The people of Roseville understand the importance of the arts to our community. Our city has a rich, native heritage dating back thousands of years and a more contemporary heritage that we embrace with both arms.
Understanding where we’ve come from is equally as important as understanding where we’re going, and the arts of multiple generations and peoples help us better understand each other.
Here are our top four arts activities in Roseville – we’re confident you’ll find something here that appeals to you and, perhaps, your kids too.
Roseville Theatre Arts Academy
Known locally as the RTAA, this converted movie house is now home to an award winning theater while also providing a base for other performing arts such as choral singing, dance, media workshops, and the ever-popular Saturday matinees.
The faculty of the academy – with a combined 70-years of performance experience – are committed to providing anyone attending the academy with the opportunity to express themselves no matter how young they are. The ‘Youth and Little Ones’ workshops clearly demonstrate this.
There are even summer camps for your 7 to 15-year-olds, giving them the chance to develop their own specific set of performance-related skills – the ‘Slapstick Comedy’ class is always popular.
From a visitor’s perspective, you always have an event to look forward to at the Roseville Theatre Arts Academy. From January 23rd until February 6th, you can enjoy their production of Molly Shannon’s The Trickster. The play highlights a girl who enjoys nothing more than causing trouble.
The next play begins February 19th as Aladdin Junior comes to town. 2016 is shaping up to be an exciting year with an adaptation of “Beauty and the Beast” scheduled for March.
Located at 241 Vernon St., this is an amazing theatre with talented actors and musicians doing their level best to entertain every audience.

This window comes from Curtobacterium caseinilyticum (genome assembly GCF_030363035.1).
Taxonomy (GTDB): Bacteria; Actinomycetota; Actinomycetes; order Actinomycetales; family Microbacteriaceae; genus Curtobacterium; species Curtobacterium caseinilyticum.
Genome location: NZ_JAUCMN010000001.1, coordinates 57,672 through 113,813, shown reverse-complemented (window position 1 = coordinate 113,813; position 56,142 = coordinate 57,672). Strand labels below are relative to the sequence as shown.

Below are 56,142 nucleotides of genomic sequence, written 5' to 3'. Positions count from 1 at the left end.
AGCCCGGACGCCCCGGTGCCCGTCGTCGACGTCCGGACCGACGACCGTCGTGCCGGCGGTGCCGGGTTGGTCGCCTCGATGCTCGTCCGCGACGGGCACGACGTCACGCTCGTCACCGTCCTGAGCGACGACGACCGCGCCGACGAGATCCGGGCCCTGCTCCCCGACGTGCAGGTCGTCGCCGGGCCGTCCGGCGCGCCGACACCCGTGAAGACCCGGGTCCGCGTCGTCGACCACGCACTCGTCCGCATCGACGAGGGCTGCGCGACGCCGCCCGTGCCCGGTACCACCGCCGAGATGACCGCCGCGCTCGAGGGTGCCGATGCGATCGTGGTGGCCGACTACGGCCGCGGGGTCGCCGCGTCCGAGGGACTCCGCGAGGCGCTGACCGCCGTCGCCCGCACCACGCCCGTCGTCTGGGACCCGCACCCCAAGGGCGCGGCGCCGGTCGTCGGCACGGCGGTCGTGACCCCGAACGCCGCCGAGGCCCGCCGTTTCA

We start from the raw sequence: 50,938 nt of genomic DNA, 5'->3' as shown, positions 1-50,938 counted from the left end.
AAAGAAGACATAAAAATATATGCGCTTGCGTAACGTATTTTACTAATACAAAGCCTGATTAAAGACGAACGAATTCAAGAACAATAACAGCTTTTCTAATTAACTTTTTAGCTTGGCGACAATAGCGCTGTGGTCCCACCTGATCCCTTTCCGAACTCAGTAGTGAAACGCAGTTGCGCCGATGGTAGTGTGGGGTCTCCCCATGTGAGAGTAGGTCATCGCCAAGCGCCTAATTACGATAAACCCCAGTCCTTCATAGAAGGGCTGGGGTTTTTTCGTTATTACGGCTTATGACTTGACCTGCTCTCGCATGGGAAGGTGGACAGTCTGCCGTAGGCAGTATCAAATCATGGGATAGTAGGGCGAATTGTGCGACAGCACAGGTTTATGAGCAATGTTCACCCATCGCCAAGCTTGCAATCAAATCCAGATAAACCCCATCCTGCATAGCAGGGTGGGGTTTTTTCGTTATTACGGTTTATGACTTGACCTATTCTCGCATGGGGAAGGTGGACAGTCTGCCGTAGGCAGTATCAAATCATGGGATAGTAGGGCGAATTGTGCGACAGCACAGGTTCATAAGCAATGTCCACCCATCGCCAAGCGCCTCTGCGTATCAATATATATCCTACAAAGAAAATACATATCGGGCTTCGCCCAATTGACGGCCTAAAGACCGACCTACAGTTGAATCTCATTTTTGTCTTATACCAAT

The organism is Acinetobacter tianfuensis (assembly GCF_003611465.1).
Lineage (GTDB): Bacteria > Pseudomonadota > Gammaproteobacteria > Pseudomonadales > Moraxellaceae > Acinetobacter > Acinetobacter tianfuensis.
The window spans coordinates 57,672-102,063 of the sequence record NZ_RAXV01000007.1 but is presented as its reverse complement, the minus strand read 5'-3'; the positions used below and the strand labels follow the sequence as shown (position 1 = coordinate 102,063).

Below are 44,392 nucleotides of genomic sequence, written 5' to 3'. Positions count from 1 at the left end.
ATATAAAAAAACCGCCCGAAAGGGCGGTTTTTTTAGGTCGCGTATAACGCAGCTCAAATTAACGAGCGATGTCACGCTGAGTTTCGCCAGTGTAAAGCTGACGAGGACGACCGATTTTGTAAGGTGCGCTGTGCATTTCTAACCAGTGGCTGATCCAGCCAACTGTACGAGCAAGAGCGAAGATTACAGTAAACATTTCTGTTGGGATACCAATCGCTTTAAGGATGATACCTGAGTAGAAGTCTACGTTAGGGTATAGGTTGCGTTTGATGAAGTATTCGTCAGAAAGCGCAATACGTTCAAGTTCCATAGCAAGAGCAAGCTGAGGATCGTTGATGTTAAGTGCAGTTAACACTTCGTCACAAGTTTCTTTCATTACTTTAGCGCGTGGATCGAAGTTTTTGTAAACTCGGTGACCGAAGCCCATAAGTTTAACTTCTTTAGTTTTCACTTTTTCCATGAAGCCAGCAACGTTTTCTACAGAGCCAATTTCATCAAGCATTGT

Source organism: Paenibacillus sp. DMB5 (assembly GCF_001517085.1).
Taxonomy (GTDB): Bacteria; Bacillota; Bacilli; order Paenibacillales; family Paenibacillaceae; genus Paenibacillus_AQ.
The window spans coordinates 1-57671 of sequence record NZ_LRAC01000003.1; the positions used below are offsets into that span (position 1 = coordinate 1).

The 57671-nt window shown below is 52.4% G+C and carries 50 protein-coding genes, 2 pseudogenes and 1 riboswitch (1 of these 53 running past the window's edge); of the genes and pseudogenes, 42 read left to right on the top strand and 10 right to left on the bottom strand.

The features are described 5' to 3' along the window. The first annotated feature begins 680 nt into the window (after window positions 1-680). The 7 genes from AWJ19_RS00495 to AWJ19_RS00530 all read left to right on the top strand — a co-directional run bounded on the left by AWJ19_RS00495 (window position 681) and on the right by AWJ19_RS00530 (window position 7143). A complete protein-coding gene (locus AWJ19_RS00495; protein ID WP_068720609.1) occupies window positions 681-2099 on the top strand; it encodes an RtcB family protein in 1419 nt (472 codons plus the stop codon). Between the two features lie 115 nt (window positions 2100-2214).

Get your tickets or check the upcoming schedule at the theatre’s homepage.
This beautiful building was constructed in 1912, and the costs were covered by the philanthropic drive of Andrew Carnegie, an extremely wealthy industrialist. Before his death, Carnegie donated the equivalent of $78 billion to charity.
The museum has been managed by the Roseville Historical Society since 1983, ensuring that it remains maintained and open to the public.
Even people who thoroughly enjoy the arts can be put off by the thoughts of visiting a museum, but that’s not the case with the Carnegie Museum in Roseville – it has something to offer every member of your family.
The model train collection is usually enough to keep everyone happy, but they also have the models of historical aircraft, an extensive newspaper archive, a collection of vintage railroad items, and a number of other special collections – 80% of which are on display at any one time.
The Carnegie Museum also provides guided walking tours of Roseville’s historic downtown. If you really enjoy your visit you can even volunteer to work here.
Blue Line Arts
This non-profit organization has been actively participating and promoting the arts in Roseville since the late 1970s. The space it currently occupies was only completed in 2008, but its 5,000-square-foot space acts as home to a very broad range of exhibits, all with the goal of bringing the arts into the heart of the community.
You can expect to find something different on display here every month, including showcases for the work of local and regional artists.
Some upcoming attractions include the work of artists Benjamin Hunt and Bryan Valenzuela, displaying their respective works of sculpture and mixed media. This exhibit will take place in the Coker Family main gallery between March 4th and April 2nd.
If you’d like to experience the arts with your significant other then why not register for the ‘Date Night’ event on February 12th? You get to enjoy an evening of making ceramic pieces together as well as wine and some treats too – they even provide childcare if you need it.
Visit the Blue Line Arts homepage for more information.
Maidu Indian Museum
Anyone who wants to learn more about the history of the Nisenan Maidu tribe, the original inhabitants of Roseville, will enjoy everything this museum has to offer. The trail outside the museum is a Maidu history lesson in itself with numerous rock engravings (petroglyphs) and mortar holes present in the local bedrock. Inside the museum you’ll find several exhibits, displays and art galleries which showcase both contemporary native Indian art as well as older Maidu cultural items.
Be on the lookout for future events including the “A is for Acorn” art exhibit of Lyn Risling’s work, highlighting the original paintings used for the artwork featured in the children’s book of the same name. This event concludes on March 12th. Currently on display is “Dalbert Castro, A Retrospective” – an exhibit featuring the work of Dalbert Castro, a Nisenan painter.
The above are just a sampling of the vibrant cultural scene in the city of Roseville. As professional movers we have the pleasure of helping new families relocate here all the time.